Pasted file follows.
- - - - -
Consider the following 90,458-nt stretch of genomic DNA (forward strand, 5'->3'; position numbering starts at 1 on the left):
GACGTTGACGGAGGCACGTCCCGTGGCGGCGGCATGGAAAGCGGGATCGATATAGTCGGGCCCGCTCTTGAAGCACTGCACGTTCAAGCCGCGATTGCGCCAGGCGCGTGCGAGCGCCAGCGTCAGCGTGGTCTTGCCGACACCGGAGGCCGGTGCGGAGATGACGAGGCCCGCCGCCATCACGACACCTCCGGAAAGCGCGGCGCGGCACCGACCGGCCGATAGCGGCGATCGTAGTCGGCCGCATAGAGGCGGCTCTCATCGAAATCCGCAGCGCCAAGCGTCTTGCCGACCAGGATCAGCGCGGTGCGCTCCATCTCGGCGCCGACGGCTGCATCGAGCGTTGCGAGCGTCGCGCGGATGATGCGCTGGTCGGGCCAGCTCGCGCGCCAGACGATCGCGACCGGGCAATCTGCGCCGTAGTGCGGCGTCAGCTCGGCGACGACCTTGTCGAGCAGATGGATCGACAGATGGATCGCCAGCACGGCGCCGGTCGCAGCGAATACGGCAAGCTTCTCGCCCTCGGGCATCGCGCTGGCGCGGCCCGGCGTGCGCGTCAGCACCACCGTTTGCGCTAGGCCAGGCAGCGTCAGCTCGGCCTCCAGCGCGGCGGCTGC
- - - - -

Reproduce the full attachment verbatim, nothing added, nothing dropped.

Consider the following 90,458-nt stretch of genomic DNA (forward strand, 5'->3'; position numbering starts at 1 on the left):
GACGTTGACGGAGGCACGTCCCGTGGCGGCGGCATGGAAAGCGGGATCGATATAGTCGGGCCCGCTCTTGAAGCACTGCACGTTCAAGCCGCGATTGCGCCAGGCGCGTGCGAGCGCCAGCGTCAGCGTGGTCTTGCCGACACCGGAGGCCGGTGCGGAGATGACGAGGCCCGCCGCCATCACGACACCTCCGGAAAGCGCGGCGCGGCACCGACCGGCCGATAGCGGCGATCGTAGTCGGCCGCATAGAGGCGGCTCTCATCGAAATCCGCAGCGCCAAGCGTCTTGCCGACCAGGATCAGCGCGGTGCGCTCCATCTCGGCGCCGACGGCTGCATCGAGCGTTGCGAGCGTCGCGCGGATGATGCGCTGGTCGGGCCAGCTCGCGCGCCAGACGATCGCGACCGGGCAATCTGCGCCGTAGTGCGGCGTCAGCTCGGCGACGACCTTGTCGAGCAGATGGATCGACAGATGGATCGCCAGCACGGCGCCGGTCGCAGCGAATACGGCAAGCTTCTCGCCCTCGGGCATCGCGCTGGCGCGGCCCGGCGTGCGCGTCAGCACCACCGTTTGCGCTAGGCCAGGCAGCGTCAGCTCGGCCTCCAGCGCGGCGGCTGC